Provided by:  Jennifer Kirschenbaum, Esq.

October 2, 2018


Hi Jennifer,

I have not adopted encrypted email.  Is that a problem? 

Thanks, Dr. L


Short answer:  No.  Encryption is not required.  However, this is a great question to highlight a new scary ruling.

Lesson of the Day - Avoid Setting you own Policy and stepping in it..  See  OCR v. The University of Texas MD Anderson Cancer Center ("UT ACC").   See

UT ACC documented (somewhere, some time ago) it would adopt encryption.  Didn't happen.  Thereafter, UTACC Documented lost hardware over the years; specifically cited - lost laptop in 2012, lost USB thumb drive in 2012, visiting researcher losing USB Thumb Drive 2013.  UT ACC fined by the government (and lost on appeal) $4,348,000 (civil money penalties of $2,000 per day for each day of a period that began on March 24, 2011 and that continued through January 25, 2013; and civil money penalties of$1,500,000 per year for the years 2012 and 2013).  

During the appeal, the Administrative Law Judge lays out the issues and areas of concern clearly - 1. setting own policy; 2. failing to adhere to said policy; 3. stepping in policy. 

“In 2007, the University of Texas System advised its subsidiaries and affiliates that many incidents involving unauthorized exposure of confidential data result from theft or loss of portable devices that contain such data. It directed that as a general principle, confidential data should not be stored on portable devices or on privately-owned devices. It added, however, that any confidential data that is stored on such devices must be encrypted using approved methods. In November 2007, Respondent issued a confidentiality policy and a patient privacy policy stating that appropriate safeguards must be taken to protect the confidentiality of patients' health information.

THEN, No Encryption followed.  Other protections followed, but no encryption.  Judge finds:  “The approaches touted by Respondent were not intended to substitute for encryption. Respondent has pointed to no facts that suggest or establish that at some point after 2008 it decided to implement alternate mechanisms other than encryption to protect its ePHI. However, even if Respondent adopted the various approaches in lieu of encrypting devices that it asserts were its mechanism to protect ePHI, those approaches failed spectacularly to protect Respondent's confidential data, with ePHI pertaining to more than 33,000 individuals being lost or stolen in 2012 and 2013.”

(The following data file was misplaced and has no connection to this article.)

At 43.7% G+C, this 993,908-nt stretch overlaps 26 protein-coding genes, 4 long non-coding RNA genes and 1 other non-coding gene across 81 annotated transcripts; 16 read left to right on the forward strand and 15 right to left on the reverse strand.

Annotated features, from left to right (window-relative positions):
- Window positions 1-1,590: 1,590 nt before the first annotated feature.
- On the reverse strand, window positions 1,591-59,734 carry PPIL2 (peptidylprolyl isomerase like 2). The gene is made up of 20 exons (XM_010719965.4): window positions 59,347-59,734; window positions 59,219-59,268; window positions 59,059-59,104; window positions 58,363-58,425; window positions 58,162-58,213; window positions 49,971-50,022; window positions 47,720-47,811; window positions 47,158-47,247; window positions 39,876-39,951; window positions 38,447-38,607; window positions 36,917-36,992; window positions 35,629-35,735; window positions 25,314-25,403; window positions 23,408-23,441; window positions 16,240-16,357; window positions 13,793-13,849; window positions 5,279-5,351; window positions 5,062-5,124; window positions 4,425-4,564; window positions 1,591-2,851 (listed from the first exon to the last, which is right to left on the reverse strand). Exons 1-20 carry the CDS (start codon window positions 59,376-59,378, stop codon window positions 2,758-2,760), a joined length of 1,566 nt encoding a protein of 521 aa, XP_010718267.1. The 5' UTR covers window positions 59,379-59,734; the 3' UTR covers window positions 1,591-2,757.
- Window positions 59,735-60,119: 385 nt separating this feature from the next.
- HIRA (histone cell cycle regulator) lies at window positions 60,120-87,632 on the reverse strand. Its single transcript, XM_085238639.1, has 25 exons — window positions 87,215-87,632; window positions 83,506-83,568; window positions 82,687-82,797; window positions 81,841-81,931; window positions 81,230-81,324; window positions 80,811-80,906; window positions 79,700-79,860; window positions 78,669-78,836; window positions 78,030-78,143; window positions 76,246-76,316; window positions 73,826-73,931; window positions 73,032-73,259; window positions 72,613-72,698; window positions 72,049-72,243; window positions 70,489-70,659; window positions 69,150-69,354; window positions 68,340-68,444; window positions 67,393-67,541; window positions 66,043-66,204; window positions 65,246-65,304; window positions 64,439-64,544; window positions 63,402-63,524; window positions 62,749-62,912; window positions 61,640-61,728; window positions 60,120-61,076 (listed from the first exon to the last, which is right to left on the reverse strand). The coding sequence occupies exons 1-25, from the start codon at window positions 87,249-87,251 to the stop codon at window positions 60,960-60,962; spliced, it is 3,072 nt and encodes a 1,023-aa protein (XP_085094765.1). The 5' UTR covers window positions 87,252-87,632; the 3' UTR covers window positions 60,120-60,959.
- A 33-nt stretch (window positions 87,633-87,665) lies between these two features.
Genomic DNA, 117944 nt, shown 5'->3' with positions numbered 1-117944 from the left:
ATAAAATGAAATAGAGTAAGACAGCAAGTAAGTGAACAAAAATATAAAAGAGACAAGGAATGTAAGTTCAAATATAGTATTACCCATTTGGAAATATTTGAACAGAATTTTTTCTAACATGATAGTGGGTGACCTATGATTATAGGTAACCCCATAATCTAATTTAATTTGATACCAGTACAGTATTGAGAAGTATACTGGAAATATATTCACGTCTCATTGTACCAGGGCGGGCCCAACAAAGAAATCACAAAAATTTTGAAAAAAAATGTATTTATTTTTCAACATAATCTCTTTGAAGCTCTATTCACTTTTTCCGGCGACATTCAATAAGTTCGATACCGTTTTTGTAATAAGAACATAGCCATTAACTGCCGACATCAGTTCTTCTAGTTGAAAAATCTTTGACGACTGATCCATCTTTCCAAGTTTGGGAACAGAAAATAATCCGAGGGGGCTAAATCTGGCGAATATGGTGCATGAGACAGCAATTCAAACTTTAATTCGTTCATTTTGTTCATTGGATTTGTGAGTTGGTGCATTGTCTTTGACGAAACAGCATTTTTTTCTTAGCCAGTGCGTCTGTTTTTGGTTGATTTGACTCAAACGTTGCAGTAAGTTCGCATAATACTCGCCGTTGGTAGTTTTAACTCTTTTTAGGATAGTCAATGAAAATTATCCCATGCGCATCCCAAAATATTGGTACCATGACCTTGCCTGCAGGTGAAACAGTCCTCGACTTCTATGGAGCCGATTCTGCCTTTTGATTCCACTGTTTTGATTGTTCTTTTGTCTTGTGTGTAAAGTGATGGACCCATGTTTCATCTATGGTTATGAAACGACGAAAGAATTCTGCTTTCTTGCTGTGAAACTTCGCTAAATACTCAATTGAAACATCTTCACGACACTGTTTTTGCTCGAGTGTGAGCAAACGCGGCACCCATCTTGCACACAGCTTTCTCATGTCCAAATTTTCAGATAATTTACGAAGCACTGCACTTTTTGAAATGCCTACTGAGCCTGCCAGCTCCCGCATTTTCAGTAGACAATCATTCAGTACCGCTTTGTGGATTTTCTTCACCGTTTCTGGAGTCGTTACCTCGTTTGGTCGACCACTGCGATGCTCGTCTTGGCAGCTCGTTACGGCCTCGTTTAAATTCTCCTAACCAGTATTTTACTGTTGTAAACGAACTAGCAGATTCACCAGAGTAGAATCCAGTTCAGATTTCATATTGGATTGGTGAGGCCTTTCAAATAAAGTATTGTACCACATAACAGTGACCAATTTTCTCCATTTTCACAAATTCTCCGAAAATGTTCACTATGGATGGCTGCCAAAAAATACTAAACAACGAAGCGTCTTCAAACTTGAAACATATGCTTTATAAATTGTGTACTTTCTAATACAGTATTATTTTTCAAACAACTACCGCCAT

“As early as 2006 Respondent recognized its vulnerability to loss of confidential information including ePHI. In 2008 Respondent decided that it would encrypt its devices, including laptops and USB drives, in order to protect any ePHI that these devices contained. Encryption of devices wasn't a mechanism specifically dictated by the regulations. But, it was the mechanism that Respondent chose to protect its ePHI contained on portable devices. Once Respondent elected to utilize that mechanism, it was obligated to make it work."

ALJ acknowledges “regulations governing ePHI do not specifically require devices to be encrypted if "encryption" in this context is interpreted to mean some mechanical feature that renders these devices physically impossible to enter by any persons who are not authorized users. But, these regulations require covered entities to assure that all systems containing ePHI be inaccessible to unauthorized users.  ….These regulations give considerable flexibility to covered entities as to how they protect their ePHI. Nothing in those regulations directs the use of specific devices or specific mechanisms by a covered entity. However, the bottom line is that whatever mechanisms an entity adopts must be effective.” See


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